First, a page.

I want to start a project about the best schedules for learning activities focused on college students. Since sleeping patterns are totally different in a young adult/teenager, and many of the classes at my university start at 6:00 AM, I had the idea to measure the level of learning capacity or memory an individual between 17–20 years old can achieve at different hours of the day, and assess if it is actually affected by time of day. But first I need to know what kind of tests I could use for this study.

What test could I use to measure the short term memory capacity of a group of "normal" people without any diagnosed learning difficulties?

  • $\begingroup$ If you want to study groups, you might check the literature developed by the folks specializing in industrial and organizational psychology. Since teamwork is crucial in many workplaces, they've done some interesting stuff. One of my favorites is "transactive memory" — wikipedia is a good enough to start cite mining, although this article provides a lot more insight [Google Scholar]. $\endgroup$
    – MrRedwood
    Jan 28, 2020 at 21:28

1 Answer 1


There are several commonly used measures of Short Term Memory (STM).

  • Memory span: lists of items are presented sequentially and the participant has to repeat each list after it ends. The lists become progressively longer. The most common variant is called Digit span, in which the items in the lists are spoken digits. Another common variant is called Backwards Digit Span, in which the participant has to repeat the list in backwards order. The WAIS test battery has an implementation of both, along with a standardized scoring method.
  • Free Recall: a list of stimuli (usually nouns) are presented. After the presentation ends, the participant has to recall, in any order, as many items as possible from the list. The list is typically, 10-15 items long. This task has been used for a long time (e.g. [1]) and is still used in current research (e.g. [2]). Note that there is another variant of the task that is called Serial Recall, in which participants have to recall the items in the order in which they were presented. This variant is essentially identical to the Memory span described above, except the lists used are usually of constant length, and not successively longer as in the memory span task.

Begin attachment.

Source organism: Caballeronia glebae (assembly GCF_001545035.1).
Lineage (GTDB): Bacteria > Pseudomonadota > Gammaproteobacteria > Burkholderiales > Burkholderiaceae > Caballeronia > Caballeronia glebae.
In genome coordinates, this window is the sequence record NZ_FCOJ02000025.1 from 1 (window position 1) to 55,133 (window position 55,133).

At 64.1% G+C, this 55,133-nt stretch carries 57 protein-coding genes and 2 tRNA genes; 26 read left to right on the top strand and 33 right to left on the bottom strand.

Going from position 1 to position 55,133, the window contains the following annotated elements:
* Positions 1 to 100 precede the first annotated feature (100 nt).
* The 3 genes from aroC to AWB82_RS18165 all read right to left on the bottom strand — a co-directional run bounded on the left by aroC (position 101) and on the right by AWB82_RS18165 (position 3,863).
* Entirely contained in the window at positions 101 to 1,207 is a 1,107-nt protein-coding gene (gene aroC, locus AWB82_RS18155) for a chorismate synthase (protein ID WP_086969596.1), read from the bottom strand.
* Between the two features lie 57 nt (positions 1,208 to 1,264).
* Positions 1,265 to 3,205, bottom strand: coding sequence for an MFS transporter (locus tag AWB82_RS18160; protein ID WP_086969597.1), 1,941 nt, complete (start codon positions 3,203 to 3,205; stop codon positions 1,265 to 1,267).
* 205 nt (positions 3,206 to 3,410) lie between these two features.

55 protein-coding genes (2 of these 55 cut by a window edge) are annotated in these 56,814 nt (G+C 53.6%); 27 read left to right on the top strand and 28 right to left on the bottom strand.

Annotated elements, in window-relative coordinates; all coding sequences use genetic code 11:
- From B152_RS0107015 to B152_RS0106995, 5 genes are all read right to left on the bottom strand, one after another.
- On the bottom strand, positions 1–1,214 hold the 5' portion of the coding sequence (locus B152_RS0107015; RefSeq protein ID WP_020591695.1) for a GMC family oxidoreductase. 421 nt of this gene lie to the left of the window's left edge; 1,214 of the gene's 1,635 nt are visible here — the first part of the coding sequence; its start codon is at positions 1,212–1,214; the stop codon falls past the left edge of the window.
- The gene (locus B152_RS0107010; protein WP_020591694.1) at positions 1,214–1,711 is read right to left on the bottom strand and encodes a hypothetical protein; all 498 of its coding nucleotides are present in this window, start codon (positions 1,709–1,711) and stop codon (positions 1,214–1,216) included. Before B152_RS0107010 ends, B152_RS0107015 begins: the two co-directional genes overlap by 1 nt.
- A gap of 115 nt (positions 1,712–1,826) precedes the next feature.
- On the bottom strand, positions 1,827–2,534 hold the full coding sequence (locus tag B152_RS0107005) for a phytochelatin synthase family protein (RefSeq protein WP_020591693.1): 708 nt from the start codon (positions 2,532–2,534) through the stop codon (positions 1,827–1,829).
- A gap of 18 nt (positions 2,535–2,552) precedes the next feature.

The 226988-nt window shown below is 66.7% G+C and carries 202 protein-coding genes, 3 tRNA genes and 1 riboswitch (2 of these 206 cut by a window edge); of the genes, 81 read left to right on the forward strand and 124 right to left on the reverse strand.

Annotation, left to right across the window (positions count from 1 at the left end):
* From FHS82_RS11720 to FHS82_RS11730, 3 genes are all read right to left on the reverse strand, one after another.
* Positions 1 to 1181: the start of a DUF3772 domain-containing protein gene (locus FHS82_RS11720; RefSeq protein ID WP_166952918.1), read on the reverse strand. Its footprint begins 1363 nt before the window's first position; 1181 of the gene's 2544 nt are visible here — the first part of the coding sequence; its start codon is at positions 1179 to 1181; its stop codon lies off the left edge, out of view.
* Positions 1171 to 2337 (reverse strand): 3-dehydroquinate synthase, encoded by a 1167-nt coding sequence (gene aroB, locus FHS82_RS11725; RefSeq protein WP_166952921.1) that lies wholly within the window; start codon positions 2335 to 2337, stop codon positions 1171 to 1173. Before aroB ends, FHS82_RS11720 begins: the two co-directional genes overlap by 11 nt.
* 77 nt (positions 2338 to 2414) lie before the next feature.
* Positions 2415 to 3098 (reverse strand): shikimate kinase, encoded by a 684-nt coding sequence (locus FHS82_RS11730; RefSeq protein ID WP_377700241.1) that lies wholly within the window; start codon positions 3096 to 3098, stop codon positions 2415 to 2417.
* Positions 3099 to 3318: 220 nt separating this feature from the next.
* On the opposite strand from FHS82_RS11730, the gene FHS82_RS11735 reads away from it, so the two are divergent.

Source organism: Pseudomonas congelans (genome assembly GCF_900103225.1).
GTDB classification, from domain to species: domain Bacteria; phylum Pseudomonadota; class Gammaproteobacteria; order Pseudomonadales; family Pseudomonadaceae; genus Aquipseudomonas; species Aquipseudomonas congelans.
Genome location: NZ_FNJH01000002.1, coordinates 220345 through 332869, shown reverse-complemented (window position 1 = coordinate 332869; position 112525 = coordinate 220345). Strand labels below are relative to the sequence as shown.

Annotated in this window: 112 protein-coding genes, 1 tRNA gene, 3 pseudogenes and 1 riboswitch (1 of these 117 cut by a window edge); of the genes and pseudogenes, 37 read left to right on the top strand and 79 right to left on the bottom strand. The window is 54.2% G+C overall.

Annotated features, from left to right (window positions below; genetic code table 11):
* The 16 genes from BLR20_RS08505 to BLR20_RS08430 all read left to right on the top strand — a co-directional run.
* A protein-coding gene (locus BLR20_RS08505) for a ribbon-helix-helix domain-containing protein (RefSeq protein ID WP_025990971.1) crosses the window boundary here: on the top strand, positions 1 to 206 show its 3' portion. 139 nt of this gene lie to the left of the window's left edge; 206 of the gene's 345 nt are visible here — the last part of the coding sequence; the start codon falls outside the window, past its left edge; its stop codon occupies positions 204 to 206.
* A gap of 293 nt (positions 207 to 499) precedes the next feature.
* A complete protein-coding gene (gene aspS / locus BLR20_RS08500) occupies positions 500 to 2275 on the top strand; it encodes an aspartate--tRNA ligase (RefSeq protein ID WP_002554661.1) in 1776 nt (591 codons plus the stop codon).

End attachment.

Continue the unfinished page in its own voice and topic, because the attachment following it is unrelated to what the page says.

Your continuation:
• N-Back: a stream of stimuli is presented, and the participant has to respond whenever the stimulus presented is identical to the stimulus presented N steps ago. N usually starts at 2, and increases as the participant performs better. This task has been used for a long time (e.g. [3]) and is still used in current research (e.g. [4]).

You should also be aware of the close term Working Memory (WM). The distinction between STM and WM is not really clear. If there is such a distinction, STM deals with simply holding information in memory "As-Is", and WM deals with the ability to perform mental operations on it (such as comparison to other stimuli, mental rotation, re-ordering, etc.). Backwards memory span and N-back are usually considered tests of WM, while forwards memory span and free recall are considered tests of STM.

As a side note: if you are interested in improving learning/teaching methodologies such as the schedule of classes, I'm not sure why you are interested in measuring STM. I would guess a more relevant property to measure would be the long term retention of what was learned.

[1] Murdock Jr, B. B. (1960). The immediate retention of unrelated words. Journal of Experimental Psychology, 60(4), 222.

[2] Farrell, S. (2012). Temporal clustering and sequencing in short-term memory and episodic memory. Psychological review, 119(2), 223.

[3] Kirchner, W. K. (1958). Age differences in short-term retention of rapidly changing information. Journal of experimental psychology, 55(4), 352.

[4] Jaeggi, S. M., Studer-Luethi, B., Buschkuehl, M., Su, Y. F., Jonides, J., & Perrig, W. J. (2010). The relationship between n-back performance and matrix reasoning—Implications for training and transfer. Intelligence, 38(6), 625-635.

  • $\begingroup$ Thank you very much. And yeah I had thought of that as well but I am more interested in the short term memory though it may sound contradictory but what we are trying to prove is that at certain hours of the day short term memory could improve more, now if I want to measure the long term retention then I'd guess that I'd have to take in count many other variables and not just the schedule bit, to be more specific the real objective of this idea is try to proove that sleep and memory are quiet related to each other.if there's anything you could help me with I'd appreciate it $\endgroup$
    – Alicia
    May 11, 2014 at 22:08

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